6. FY2019 BTD Budget – WalkUP Roslindale was truly excited about the passage of an expanded BTD budget for FY2019 that calls for hiring a slew of new planners and engineers focused on issues such as coordinating MBTA service in the city, implementing Vision Zero, and expanding our city’s bike network. While we are still awaiting these new hires, we hope that they will be made soon.
  7. Neighborhood Slow Streets in MHMC – Progress continued on our neighborhood’s winner of the 2017 NSS sweepstakes. Conceptual plans are anticipated to be released in late winter. More information can be found at “Mount Hope/Canterbury” on BTD’s vision zero site.
  8. Blue Bikes in Roslindale! – We finally got our first 4 Blue Bikes stations in Roslindale in late summer – 2 stations in the square, one Belgrade and Walworth, and a fourth at Washington and Archdale. Now, if we could only find a way to get the long-delayed-due-to-construction and now completely inexplicably delayed station slated for Forest Hills, we’d really be talking. You can read more at “New Hubway (Blue Bikes) Locations Announced in Roslindale” and “Blue Bikes Finally Come to Roslindale.”
  9. Walter Street Traffic Calming – After sustained advocacy over many years by members of the Longfellow Area Neighborhood Association, 3 new crosswalks were finally installed in the stretch of Walter Street running from Bussey to South. The crosswalks were also accompanied by daylighting and flexposts on Walter itself and on certain of the side streets on Peters Hill. This kind of treatment can and should be extended to all of our major streets.
  10. Roslindale Snow Clearance Collaborative 1.0+ – Finally, our volunteer snow clearance collaborative had plenty of chances to flex our muscles and get in a good work out shoveling out key bus stops in and around the square and at the key intersection of Hyde Park Avenue and Cummins Highway. The shoveling in the square even included the contested sidewalks surrounding the MBTA commuter rail station on Belgrade. We gave the last installment – Collaborative v. 1.5 – a lighthearted touch with a photo of the Boston yeti.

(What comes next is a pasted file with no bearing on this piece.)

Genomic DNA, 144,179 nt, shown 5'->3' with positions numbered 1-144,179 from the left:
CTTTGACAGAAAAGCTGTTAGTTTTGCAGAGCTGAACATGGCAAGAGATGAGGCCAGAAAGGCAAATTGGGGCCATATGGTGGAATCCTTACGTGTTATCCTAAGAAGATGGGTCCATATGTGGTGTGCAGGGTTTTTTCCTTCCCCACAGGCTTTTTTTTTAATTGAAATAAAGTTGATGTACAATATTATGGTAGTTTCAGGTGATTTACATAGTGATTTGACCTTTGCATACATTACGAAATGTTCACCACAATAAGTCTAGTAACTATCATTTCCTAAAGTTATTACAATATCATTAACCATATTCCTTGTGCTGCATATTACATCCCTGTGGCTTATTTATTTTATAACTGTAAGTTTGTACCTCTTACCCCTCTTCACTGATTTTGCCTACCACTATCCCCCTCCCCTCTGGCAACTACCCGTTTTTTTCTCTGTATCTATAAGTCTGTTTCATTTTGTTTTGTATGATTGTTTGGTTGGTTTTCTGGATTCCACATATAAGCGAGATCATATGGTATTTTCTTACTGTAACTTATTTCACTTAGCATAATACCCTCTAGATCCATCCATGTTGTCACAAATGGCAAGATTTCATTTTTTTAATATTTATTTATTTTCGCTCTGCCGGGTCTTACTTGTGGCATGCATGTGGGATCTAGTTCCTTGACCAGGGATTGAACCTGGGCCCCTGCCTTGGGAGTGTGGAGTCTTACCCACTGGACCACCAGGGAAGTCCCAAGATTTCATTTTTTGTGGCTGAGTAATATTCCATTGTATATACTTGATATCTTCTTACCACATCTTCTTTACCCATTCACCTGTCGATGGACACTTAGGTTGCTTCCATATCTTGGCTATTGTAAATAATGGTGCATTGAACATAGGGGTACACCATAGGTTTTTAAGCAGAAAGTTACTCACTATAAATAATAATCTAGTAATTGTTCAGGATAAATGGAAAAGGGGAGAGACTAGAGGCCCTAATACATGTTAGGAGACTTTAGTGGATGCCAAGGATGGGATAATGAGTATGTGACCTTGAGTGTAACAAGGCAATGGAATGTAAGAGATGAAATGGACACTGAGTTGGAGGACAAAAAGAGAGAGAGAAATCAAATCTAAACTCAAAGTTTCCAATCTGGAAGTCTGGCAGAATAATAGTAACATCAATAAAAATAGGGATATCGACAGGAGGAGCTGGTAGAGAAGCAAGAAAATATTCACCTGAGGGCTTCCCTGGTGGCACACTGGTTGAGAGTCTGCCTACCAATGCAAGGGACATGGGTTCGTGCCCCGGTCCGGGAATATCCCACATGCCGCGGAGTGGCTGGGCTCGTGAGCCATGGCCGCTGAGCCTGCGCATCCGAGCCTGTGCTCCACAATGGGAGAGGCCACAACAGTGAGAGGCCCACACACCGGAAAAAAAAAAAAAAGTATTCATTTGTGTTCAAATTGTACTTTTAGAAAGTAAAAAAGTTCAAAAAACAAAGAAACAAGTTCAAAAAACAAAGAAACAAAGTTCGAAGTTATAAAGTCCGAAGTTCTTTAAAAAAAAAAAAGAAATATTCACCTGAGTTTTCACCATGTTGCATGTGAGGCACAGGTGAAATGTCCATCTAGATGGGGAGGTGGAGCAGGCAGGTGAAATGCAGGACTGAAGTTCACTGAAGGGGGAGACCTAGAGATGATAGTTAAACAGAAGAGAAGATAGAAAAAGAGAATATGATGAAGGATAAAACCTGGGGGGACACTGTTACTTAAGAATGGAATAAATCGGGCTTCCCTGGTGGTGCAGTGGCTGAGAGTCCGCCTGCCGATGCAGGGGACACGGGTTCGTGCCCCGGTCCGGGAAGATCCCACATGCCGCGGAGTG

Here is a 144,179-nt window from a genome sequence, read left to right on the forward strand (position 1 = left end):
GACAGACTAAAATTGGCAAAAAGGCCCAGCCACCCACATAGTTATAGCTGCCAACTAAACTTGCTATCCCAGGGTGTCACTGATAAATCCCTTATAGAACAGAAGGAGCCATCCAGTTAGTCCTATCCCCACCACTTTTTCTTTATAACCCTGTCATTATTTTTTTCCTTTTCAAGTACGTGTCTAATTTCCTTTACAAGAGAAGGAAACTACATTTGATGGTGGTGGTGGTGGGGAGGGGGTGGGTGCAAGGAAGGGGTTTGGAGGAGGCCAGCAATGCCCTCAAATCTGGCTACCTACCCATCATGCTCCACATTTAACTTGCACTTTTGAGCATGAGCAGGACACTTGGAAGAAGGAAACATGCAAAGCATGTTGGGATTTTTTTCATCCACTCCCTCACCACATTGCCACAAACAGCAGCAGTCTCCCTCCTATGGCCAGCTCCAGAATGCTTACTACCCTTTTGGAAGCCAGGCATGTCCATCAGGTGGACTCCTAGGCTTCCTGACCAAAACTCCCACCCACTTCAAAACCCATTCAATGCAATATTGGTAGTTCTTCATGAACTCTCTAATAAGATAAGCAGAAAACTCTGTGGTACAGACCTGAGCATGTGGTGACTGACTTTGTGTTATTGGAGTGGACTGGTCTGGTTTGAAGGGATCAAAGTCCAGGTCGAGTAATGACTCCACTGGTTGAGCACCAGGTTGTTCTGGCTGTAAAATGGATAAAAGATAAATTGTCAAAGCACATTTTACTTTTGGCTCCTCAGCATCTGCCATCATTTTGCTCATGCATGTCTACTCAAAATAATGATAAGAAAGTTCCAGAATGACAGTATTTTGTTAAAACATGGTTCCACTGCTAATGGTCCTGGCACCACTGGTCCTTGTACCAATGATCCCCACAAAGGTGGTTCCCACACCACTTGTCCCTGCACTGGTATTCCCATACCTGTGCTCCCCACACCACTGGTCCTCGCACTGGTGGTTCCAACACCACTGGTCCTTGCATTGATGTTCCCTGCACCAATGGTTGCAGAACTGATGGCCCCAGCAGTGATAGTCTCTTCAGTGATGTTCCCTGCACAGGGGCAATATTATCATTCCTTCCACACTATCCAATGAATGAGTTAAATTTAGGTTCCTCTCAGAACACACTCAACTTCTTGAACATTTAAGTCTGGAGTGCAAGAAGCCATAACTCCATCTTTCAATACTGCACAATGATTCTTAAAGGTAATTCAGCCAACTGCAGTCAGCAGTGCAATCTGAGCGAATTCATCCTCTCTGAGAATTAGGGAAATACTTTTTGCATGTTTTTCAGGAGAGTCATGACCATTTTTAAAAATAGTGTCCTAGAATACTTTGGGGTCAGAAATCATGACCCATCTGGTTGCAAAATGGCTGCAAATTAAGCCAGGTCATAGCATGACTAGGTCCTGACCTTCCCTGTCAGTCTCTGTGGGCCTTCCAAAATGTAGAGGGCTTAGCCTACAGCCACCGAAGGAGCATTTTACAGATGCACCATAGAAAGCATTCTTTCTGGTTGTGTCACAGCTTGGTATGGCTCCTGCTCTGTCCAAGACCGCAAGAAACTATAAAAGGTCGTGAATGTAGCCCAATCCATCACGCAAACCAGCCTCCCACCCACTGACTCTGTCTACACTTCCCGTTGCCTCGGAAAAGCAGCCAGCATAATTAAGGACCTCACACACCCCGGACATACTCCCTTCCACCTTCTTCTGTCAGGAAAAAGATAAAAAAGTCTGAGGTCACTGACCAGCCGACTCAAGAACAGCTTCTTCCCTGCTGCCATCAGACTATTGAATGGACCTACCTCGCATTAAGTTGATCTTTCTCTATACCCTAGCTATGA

RVMS seeks crowdfunding support for Poplar Streetscape Improvements – Invest in a better public realm!

Our go-getter friends at Roslindale Village Main Street have gone public with their emerging plans to make streetscape improvements to the block of Poplar Street that abuts Adams Park in the heart of Roslindale Square. They have teamed up with our other friends at Patronicity to seek $25,000 in crowdfunding to match $25,000 in funds from MassDevelopment and a further $5,000 from the Boston Main Streets Foundation. Take a few minutes to visit the Revitalizing Poplar Street page on Patronicity, and if you like the concept and the direction they’re headed in, make whatever investment you can in a better public realm for our neighborhood!

WalkUP Roslindale Snow Clearance Collaborative Version 1.5 – It may well happen!

Friends,based on Boston Yeti’s latest observed movements, it looks like we will be called once more to rise up and clear snow for our neighbors come Thursday morning. Stay tuned here for more details as the storm event unfolds in the next 24+ hours. In the meantime, be safe and keep on keeping on, just like the Yeti.

Yours truly, The WUR Management.

WE ARE AGAIN A GO – WalkUP Roslindale Key Bus Stop Clearance Version 1.2

Snowfall from the now-commenced storm will almost certainly exceed our 4″ (10.2 cm) benchmark, so we are going to clear our identified key bus stops.

Accordingly, tomorrow (Friday, January 5) morning at 7:00 am: Meet either

(i) Matt Lawlor at the northwest corner of Hyde Park Avenue and Cummins Highway (Atlas Liquors); or

(ii) Steve Gag at the northeast corner of Washington Street and Cummins Highway (RCC).

Feel free to contact Matt (his email is matthew.j.lawlor@nullgmail.com) or Steve (his email is stevengag@nullgmail.com) directly if you have any questions.

Please dress warmly and bring your own snow/ice clearance equipment and supplies (shovels, picks, icemelt, etc.) to the extent you can. Thanks and hope to see you there tomorrow morning to do some more community service this winter!

TIME AND DATE NOW CONFIRMED – WalkUP Roslindale District Councilor Forum – 6:30 pm on January 24, 2018 @ the RCC

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UPDATE: We have a time and location for the Roslindale District Councilor Forum – we will convene for a conversation with our councilors – Councilors Campbell (soon to be Council President), McCarthy, and O’Malley – at 6:30 pm on January 24, 2018, at the Roslindale Community Center, 6 Cummins Highway (corner of Washington and Cummins in Roslindale Square). We encourage attendees to walk, bike, or take the T to the meeting at parking is limited.